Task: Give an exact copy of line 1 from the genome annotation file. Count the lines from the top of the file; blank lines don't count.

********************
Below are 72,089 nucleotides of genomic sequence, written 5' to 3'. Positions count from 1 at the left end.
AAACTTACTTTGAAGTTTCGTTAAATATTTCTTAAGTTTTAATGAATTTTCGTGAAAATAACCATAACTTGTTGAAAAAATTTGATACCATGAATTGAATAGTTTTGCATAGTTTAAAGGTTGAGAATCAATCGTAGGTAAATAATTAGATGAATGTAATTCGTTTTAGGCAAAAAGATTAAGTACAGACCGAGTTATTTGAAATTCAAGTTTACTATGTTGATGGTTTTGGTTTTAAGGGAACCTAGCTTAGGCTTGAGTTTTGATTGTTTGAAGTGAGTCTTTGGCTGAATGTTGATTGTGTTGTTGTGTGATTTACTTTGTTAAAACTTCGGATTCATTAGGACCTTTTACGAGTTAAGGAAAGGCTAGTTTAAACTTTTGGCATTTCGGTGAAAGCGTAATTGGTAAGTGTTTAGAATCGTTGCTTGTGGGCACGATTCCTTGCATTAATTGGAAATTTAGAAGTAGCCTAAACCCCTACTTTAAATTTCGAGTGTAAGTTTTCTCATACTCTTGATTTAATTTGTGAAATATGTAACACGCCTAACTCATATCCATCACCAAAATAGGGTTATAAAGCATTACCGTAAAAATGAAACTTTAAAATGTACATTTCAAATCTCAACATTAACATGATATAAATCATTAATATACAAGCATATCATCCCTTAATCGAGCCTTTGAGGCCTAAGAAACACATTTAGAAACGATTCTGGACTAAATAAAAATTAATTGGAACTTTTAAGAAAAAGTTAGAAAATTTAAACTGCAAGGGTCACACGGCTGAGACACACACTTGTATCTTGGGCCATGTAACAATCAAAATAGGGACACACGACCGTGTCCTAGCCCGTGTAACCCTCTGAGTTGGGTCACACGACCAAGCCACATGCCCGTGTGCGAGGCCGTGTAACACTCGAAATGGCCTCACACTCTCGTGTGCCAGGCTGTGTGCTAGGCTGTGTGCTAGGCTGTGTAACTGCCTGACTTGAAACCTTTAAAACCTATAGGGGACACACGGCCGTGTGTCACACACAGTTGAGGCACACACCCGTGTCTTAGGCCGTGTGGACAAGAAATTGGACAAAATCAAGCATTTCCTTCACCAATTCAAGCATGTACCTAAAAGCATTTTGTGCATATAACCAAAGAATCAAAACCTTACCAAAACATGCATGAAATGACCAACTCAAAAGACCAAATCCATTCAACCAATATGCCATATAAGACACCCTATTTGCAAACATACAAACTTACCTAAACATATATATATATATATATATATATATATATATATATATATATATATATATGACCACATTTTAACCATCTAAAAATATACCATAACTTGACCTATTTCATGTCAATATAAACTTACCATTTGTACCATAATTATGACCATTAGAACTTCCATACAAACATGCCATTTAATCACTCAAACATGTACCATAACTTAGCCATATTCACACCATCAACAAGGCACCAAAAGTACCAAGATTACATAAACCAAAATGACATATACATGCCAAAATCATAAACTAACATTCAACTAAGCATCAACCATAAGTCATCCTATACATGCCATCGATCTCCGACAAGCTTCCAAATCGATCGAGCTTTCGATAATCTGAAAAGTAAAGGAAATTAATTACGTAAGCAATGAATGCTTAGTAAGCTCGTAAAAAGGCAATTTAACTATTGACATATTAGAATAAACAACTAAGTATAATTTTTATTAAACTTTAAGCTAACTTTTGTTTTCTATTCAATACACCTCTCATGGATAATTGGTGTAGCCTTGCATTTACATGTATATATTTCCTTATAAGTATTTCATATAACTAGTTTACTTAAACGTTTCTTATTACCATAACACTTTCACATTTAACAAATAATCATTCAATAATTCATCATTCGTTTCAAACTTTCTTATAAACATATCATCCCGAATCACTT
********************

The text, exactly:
Below are 72,089 nucleotides of genomic sequence, written 5' to 3'. Positions count from 1 at the left end.